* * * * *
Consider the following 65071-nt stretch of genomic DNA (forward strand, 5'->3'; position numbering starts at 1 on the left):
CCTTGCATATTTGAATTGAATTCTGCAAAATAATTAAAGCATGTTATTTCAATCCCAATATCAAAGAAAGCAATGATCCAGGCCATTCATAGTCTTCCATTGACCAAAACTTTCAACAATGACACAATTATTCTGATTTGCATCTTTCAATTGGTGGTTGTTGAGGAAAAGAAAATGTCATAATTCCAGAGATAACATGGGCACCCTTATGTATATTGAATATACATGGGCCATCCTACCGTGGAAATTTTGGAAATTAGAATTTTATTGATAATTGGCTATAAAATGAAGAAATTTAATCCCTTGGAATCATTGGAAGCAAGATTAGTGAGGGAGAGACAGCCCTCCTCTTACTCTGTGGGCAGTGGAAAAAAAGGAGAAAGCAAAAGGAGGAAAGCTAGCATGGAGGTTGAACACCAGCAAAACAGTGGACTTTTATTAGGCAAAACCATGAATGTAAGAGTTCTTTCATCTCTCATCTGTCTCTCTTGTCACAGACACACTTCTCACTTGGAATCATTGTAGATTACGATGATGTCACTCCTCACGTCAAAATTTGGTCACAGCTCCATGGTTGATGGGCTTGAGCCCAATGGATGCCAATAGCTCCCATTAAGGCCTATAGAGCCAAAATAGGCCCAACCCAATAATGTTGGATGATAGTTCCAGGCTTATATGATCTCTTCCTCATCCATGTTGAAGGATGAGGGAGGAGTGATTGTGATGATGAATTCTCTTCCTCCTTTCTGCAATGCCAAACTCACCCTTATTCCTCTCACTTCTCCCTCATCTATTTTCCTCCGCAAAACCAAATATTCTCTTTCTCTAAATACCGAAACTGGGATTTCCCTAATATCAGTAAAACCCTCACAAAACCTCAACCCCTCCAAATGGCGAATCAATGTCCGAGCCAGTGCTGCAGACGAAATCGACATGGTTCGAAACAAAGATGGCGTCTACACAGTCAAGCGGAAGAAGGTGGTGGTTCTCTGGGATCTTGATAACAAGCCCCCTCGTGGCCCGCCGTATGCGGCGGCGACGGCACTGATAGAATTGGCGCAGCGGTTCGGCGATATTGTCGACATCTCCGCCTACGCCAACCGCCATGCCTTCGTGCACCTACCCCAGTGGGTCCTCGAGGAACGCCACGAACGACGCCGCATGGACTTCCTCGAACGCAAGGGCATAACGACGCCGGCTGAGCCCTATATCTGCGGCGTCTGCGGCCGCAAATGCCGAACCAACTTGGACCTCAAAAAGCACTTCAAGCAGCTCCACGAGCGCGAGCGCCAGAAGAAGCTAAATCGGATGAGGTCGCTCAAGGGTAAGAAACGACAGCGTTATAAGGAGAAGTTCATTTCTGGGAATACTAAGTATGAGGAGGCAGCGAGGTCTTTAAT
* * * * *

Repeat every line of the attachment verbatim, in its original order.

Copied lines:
Consider the following 65071-nt stretch of genomic DNA (forward strand, 5'->3'; position numbering starts at 1 on the left):
CCTTGCATATTTGAATTGAATTCTGCAAAATAATTAAAGCATGTTATTTCAATCCCAATATCAAAGAAAGCAATGATCCAGGCCATTCATAGTCTTCCATTGACCAAAACTTTCAACAATGACACAATTATTCTGATTTGCATCTTTCAATTGGTGGTTGTTGAGGAAAAGAAAATGTCATAATTCCAGAGATAACATGGGCACCCTTATGTATATTGAATATACATGGGCCATCCTACCGTGGAAATTTTGGAAATTAGAATTTTATTGATAATTGGCTATAAAATGAAGAAATTTAATCCCTTGGAATCATTGGAAGCAAGATTAGTGAGGGAGAGACAGCCCTCCTCTTACTCTGTGGGCAGTGGAAAAAAAGGAGAAAGCAAAAGGAGGAAAGCTAGCATGGAGGTTGAACACCAGCAAAACAGTGGACTTTTATTAGGCAAAACCATGAATGTAAGAGTTCTTTCATCTCTCATCTGTCTCTCTTGTCACAGACACACTTCTCACTTGGAATCATTGTAGATTACGATGATGTCACTCCTCACGTCAAAATTTGGTCACAGCTCCATGGTTGATGGGCTTGAGCCCAATGGATGCCAATAGCTCCCATTAAGGCCTATAGAGCCAAAATAGGCCCAACCCAATAATGTTGGATGATAGTTCCAGGCTTATATGATCTCTTCCTCATCCATGTTGAAGGATGAGGGAGGAGTGATTGTGATGATGAATTCTCTTCCTCCTTTCTGCAATGCCAAACTCACCCTTATTCCTCTCACTTCTCCCTCATCTATTTTCCTCCGCAAAACCAAATATTCTCTTTCTCTAAATACCGAAACTGGGATTTCCCTAATATCAGTAAAACCCTCACAAAACCTCAACCCCTCCAAATGGCGAATCAATGTCCGAGCCAGTGCTGCAGACGAAATCGACATGGTTCGAAACAAAGATGGCGTCTACACAGTCAAGCGGAAGAAGGTGGTGGTTCTCTGGGATCTTGATAACAAGCCCCCTCGTGGCCCGCCGTATGCGGCGGCGACGGCACTGATAGAATTGGCGCAGCGGTTCGGCGATATTGTCGACATCTCCGCCTACGCCAACCGCCATGCCTTCGTGCACCTACCCCAGTGGGTCCTCGAGGAACGCCACGAACGACGCCGCATGGACTTCCTCGAACGCAAGGGCATAACGACGCCGGCTGAGCCCTATATCTGCGGCGTCTGCGGCCGCAAATGCCGAACCAACTTGGACCTCAAAAAGCACTTCAAGCAGCTCCACGAGCGCGAGCGCCAGAAGAAGCTAAATCGGATGAGGTCGCTCAAGGGTAAGAAACGACAGCGTTATAAGGAGAAGTTCATTTCTGGGAATACTAAGTATGAGGAGGCAGCGAGGTCTTTAAT